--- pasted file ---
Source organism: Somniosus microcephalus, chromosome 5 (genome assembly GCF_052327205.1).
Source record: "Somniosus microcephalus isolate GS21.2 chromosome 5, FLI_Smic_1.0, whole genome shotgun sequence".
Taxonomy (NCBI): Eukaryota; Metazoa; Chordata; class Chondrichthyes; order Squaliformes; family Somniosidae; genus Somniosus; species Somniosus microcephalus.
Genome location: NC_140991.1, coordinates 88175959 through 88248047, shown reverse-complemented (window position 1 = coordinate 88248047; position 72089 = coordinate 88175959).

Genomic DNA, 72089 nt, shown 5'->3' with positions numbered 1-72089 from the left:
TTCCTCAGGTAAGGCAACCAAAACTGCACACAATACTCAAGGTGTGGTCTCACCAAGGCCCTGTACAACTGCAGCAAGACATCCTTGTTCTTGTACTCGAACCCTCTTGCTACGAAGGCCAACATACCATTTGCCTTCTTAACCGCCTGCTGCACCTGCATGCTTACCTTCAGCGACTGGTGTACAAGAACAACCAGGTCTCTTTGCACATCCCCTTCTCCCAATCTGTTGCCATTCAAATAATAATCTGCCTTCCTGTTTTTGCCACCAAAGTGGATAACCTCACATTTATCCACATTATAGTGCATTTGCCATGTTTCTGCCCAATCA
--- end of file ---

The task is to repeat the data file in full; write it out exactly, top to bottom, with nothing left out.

Source organism: Somniosus microcephalus, chromosome 5 (genome assembly GCF_052327205.1).
Source record: "Somniosus microcephalus isolate GS21.2 chromosome 5, FLI_Smic_1.0, whole genome shotgun sequence".
Taxonomy (NCBI): Eukaryota; Metazoa; Chordata; class Chondrichthyes; order Squaliformes; family Somniosidae; genus Somniosus; species Somniosus microcephalus.
Genome location: NC_140991.1, coordinates 88175959 through 88248047, shown reverse-complemented (window position 1 = coordinate 88248047; position 72089 = coordinate 88175959).

Genomic DNA, 72089 nt, shown 5'->3' with positions numbered 1-72089 from the left:
TTCCTCAGGTAAGGCAACCAAAACTGCACACAATACTCAAGGTGTGGTCTCACCAAGGCCCTGTACAACTGCAGCAAGACATCCTTGTTCTTGTACTCGAACCCTCTTGCTACGAAGGCCAACATACCATTTGCCTTCTTAACCGCCTGCTGCACCTGCATGCTTACCTTCAGCGACTGGTGTACAAGAACAACCAGGTCTCTTTGCACATCCCCTTCTCCCAATCTGTTGCCATTCAAATAATAATCTGCCTTCCTGTTTTTGCCACCAAAGTGGATAACCTCACATTTATCCACATTATAGTGCATTTGCCATGTTTCTGCCCAATCA